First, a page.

Master programme: Physics - Advanced Matter and Energy Physics May 14th, 2018
Institute: WZI Research group: Opto-electronic materials group Graduation thesis Supervisor: Antonio Capretti
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Nanophotonics in the chloroplast
In this work we investigate the nanophotonic regime of light propagation in the chloroplast, and identify novel mechanisms in the optical response of the thylakoid membrane. Our results indicate that the relative contributions of light scattering and absorption to the overall optical response of grana strongly depend on the concentration of light-harvesting complexes. Furthermore, our calculations indicate that collective modes in ensembles of grana significantly increase light absorption at selected wavelengths, even in the presence of moderate biological disorder. We conclude that the morphological separation of the thylakoid membrane supports strong nanophotonic effects, which may be used by the chloroplast to regulate light absorption. This adaptive self-organization capability is of great interest as a model for novel bio-inspired optical materials, for applications in artificial photosynthesis, imaging and sensing.
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Scientific abstract (pdf 2K)   For more info or full text, mail to: A.Capretti@uva.nl

S. Tsiopelas
Master programme: Astronomy and Astrophysics May 3rd, 2018
Institute: API Research group: General Astronomy Group Graduation thesis Supervisor: Nanda Rea
Thermal evolution of neutron stars containing a quark core
Neutron stars (NSs) are compact remnants of massive stars which form in supernova explosions. The violent birth process, renders these objects extremely dense, rapidly spinning, hot and highly magnetized. Understanding NS structure and evolution requires a multilateral approach including several branches of physics in parameter regimes impossible to probe terrestrially. In particular, when it comes to describing the behavior of the highly-condensed matter in their interior, statistical, particle and nuclear physics must be summoned for establishing an appropriate Equation of State (EoS). Depending on the power source driving their emission, observed NSs are divided into accretion-powered, pulsars, magnetars, central compact objects and isolated thermally-emitting ones. Despite the significant level of understanding regarding the latter's thermal evolution, their cooling scenario remains strongly dependent on the assumed EoS. In this work, i developed EoSs suitable for describing the transition from hadronic to quark matter through a mixed phase and proceeded into using them for constructing hybrid stars (HSs). Considering both the hadronic and the quark contributions for compiling their thermodynamical profile, the constructed HSs were then subject to numerical simulations, focused on outlining the temporal evolution of their temperature and luminosity.
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Scientific abstract (pdf 1K)   Full text (pdf 1628K)

S. Juarez Rodriguez
Bachelor programme: Natuur- en Sterrenkunde April 13th, 2018
Institute: VU / Physics & Astr. Research group: VU Physics of living systems Graduation thesis Supervisor: Gijs Wuite
Analysis of intercalator-induced plectonemes in DNA using optical tweezers and single molecule fluorescence microscopy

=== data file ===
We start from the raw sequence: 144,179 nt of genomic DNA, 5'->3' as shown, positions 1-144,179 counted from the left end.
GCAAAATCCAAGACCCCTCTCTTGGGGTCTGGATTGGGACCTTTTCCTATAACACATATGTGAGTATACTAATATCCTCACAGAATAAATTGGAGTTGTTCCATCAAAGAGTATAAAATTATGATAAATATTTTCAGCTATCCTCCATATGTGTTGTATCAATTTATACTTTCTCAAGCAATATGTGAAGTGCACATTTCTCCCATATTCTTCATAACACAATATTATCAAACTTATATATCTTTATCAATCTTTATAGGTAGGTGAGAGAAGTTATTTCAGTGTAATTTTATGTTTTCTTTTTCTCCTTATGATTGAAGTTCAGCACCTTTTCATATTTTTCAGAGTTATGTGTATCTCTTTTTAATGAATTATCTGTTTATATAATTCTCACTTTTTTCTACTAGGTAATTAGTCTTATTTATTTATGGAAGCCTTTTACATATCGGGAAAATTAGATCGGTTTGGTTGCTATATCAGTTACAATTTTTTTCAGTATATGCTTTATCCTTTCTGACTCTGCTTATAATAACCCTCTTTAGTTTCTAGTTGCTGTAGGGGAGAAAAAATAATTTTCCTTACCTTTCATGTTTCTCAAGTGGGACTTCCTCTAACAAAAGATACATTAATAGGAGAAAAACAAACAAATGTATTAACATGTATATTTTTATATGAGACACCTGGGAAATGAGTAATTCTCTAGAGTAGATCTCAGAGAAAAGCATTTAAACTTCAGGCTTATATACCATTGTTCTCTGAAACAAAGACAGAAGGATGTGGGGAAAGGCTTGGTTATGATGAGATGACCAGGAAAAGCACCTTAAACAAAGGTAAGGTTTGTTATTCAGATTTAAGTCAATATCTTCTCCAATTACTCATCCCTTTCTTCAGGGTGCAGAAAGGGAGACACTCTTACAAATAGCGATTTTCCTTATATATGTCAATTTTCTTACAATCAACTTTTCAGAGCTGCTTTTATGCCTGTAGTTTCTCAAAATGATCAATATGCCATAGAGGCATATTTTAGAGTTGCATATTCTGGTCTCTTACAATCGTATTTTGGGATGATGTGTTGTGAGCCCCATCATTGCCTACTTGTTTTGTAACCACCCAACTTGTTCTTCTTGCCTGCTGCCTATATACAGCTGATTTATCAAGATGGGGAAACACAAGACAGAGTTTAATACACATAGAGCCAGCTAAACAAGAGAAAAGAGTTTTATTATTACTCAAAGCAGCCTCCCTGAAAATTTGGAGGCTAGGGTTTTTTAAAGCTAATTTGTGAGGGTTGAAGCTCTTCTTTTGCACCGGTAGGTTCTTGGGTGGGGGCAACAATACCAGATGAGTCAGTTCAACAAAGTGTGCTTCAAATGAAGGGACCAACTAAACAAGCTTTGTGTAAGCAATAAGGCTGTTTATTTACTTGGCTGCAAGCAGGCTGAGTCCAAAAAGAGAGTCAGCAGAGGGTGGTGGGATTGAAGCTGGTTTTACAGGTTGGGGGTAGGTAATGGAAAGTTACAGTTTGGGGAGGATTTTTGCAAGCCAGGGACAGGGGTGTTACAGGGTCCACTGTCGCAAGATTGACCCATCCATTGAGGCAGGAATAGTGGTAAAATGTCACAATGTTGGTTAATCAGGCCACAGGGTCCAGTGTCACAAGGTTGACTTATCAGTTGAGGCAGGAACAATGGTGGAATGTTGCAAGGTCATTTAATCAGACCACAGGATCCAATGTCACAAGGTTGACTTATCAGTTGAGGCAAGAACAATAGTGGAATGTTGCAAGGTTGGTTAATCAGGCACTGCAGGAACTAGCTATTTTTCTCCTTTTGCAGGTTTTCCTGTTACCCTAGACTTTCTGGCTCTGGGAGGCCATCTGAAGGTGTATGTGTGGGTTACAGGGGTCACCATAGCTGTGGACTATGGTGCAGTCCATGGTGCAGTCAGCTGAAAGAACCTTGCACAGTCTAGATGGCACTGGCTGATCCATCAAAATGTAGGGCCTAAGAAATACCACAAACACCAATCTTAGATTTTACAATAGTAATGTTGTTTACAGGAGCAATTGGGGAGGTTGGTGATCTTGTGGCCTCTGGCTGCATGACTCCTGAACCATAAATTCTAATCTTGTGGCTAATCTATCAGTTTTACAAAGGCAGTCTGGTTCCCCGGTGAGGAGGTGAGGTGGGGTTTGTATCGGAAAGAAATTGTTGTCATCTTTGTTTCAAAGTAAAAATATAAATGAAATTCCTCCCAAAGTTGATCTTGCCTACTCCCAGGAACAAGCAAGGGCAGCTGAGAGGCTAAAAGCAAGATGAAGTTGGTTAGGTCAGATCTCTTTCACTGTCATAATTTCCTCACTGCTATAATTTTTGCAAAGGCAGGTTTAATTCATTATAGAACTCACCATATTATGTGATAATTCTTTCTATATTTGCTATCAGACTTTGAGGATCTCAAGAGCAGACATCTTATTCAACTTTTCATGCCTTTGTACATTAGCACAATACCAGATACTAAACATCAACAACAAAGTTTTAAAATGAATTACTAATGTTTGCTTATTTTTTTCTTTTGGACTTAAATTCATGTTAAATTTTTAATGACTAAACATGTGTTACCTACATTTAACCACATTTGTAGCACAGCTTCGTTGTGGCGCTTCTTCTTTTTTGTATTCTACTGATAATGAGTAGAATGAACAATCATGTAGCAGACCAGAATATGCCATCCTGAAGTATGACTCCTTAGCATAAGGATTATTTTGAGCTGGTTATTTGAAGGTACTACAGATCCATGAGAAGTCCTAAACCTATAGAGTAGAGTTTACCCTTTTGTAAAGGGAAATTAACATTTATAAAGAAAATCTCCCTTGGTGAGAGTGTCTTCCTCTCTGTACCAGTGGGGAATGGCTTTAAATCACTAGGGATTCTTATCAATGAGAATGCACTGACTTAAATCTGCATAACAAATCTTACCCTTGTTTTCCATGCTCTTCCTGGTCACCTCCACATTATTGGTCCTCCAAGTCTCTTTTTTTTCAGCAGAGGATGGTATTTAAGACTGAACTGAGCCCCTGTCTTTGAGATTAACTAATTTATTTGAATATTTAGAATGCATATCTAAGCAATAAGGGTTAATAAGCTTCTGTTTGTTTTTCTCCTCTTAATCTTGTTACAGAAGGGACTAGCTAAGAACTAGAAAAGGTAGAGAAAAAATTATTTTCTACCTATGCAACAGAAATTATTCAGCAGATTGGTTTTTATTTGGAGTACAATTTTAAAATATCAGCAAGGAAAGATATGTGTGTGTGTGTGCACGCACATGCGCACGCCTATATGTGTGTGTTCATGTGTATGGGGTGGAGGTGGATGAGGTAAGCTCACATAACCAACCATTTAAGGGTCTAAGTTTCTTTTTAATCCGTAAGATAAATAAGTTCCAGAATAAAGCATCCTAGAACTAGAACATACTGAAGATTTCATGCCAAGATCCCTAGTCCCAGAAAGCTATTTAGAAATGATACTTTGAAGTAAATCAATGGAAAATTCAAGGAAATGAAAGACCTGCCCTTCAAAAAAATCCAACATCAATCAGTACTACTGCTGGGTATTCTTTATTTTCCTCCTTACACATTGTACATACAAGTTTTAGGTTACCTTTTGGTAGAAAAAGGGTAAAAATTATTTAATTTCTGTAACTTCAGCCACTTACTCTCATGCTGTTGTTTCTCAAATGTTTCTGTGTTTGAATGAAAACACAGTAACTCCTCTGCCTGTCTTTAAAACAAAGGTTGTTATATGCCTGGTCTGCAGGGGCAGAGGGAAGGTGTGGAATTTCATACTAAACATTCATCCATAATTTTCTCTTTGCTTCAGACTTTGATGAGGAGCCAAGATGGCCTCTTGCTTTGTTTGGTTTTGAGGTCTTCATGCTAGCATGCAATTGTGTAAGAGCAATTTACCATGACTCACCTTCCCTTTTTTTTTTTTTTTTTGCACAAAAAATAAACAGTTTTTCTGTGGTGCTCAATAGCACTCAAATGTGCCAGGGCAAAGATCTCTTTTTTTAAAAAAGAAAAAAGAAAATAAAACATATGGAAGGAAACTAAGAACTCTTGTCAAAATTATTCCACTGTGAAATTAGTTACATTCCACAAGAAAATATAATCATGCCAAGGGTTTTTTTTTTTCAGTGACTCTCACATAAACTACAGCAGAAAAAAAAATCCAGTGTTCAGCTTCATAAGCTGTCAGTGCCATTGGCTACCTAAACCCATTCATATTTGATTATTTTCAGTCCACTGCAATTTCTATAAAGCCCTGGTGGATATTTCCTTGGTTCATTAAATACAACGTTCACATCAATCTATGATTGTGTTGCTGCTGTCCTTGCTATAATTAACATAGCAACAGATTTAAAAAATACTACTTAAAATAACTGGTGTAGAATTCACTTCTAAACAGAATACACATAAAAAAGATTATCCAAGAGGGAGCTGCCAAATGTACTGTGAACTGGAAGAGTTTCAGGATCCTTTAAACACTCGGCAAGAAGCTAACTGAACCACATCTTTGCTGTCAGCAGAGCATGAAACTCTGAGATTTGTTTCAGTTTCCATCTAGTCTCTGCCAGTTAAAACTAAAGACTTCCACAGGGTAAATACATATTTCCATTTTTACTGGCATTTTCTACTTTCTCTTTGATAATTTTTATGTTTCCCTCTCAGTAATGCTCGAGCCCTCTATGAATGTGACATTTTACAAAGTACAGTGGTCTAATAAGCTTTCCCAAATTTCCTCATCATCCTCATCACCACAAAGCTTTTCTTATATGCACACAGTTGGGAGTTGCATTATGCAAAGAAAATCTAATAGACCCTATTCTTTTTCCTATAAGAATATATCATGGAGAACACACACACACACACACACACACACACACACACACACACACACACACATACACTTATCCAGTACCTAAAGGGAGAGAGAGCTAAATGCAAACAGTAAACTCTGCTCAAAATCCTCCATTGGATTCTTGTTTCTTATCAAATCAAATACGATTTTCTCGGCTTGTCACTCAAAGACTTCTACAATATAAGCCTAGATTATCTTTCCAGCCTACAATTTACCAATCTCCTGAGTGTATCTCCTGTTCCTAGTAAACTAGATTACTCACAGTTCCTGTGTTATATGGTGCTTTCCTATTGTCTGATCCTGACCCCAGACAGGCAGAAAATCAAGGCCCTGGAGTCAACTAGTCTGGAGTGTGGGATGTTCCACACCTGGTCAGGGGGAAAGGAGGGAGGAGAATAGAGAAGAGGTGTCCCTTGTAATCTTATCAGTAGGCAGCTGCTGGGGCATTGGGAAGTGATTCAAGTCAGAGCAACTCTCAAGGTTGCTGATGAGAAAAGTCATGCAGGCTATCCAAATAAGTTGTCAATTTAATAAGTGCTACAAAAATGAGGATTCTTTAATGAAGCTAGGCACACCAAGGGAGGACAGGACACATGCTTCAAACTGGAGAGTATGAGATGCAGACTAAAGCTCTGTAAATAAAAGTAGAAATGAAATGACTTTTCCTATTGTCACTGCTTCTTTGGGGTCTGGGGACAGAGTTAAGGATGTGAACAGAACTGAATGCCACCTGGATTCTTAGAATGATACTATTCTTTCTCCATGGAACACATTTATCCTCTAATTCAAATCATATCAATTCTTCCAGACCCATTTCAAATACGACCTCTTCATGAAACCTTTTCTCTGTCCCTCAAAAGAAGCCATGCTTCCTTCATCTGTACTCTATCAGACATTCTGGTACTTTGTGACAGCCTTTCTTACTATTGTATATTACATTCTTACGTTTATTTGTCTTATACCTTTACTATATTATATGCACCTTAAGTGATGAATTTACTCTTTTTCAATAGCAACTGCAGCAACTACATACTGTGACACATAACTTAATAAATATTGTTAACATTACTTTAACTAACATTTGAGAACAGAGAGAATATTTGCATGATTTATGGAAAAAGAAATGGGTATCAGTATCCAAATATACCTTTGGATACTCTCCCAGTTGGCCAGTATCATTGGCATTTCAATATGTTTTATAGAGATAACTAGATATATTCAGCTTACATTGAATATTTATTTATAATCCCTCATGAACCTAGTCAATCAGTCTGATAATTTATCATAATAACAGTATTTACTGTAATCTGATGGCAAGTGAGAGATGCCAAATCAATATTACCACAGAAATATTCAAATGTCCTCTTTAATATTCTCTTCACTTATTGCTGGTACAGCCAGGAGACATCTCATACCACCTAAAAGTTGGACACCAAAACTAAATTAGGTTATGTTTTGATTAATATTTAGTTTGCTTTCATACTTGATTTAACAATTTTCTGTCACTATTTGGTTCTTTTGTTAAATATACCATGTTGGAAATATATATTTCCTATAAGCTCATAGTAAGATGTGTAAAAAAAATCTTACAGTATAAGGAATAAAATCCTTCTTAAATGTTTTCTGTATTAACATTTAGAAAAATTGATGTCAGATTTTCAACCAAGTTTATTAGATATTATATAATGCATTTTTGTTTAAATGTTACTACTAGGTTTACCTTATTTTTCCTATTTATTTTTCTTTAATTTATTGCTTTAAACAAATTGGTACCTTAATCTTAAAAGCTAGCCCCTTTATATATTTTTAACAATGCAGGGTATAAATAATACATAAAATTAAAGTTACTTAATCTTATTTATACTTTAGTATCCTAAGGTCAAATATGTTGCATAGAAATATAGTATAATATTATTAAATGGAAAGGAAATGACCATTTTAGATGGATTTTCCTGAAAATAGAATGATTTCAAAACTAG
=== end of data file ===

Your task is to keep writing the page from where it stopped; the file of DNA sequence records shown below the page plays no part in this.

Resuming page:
DNA encodes all the information of an organism so any faults in this molecule or missteps in the replication process can have large consequences. An example of this is the creation of plectonemes or supercoils in the double helix structure of DNA when it is under the constraint of a closed topology. It is possible to use a combination of optical tweezers and a fluorescent molecule that intercalates between base pairs to induce and analyze supercoils as well as to manipulate the DNA molecule in vitro. Here we describe a short summary of the history of DNA research, the advantages of this technique, the method, the performed time analysis of the fluorescent image and suggestions for this particular experiment, part of a growing and exciting field.
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Scientific abstract (pdf 1K)   For more info or full text, mail to: g.j.l.wuite@vu.nl

O. Pavlou
Master programme: Physics - Particle and Astroparticle Physics April 11th, 2018
Institute: API Research group: CTA Group Graduation thesis Supervisor: dr. Jacco Vink
Fermi-LAT Gamma-Ray data analysis of the Supernova Remnant Cassiopeia A
In this work, we perform data analysis of Gamma-Ray observational data of the Supernova Remnant Cassiopeia A, taken from the Fermi-LAT satellite mission between August 2008 and March 2016, in the energy ranges between 100 MeV - 300 GeV. The analysis was done using the latest Fermi Science Tools with the Pass 8 Fermi library to extract the Spectral Energy Distribution of Cas A. A comparison is made with the most recent official releases of data for this SNR by the Fermi Science team (in 2013), which used a previous version of the tools (Pass 7) to showcase the improvement in statistics. Model fi tting was done using a Python fi tting package called "Naima", to compare between the leptonic and hadronic emission models for the Cosmic- Rays. We used values for parameters provided by the 2013 Fermi paper, as well as estimating different values for these parameters that best t the emission models in question. We also performed a deeper theoretical and analytical examination on the enhancement factor used by the Fermi Science team and present the effect a different nuclear composition of the Remnant and the surrounding environment would have on the total estimated explosion kinetic energy.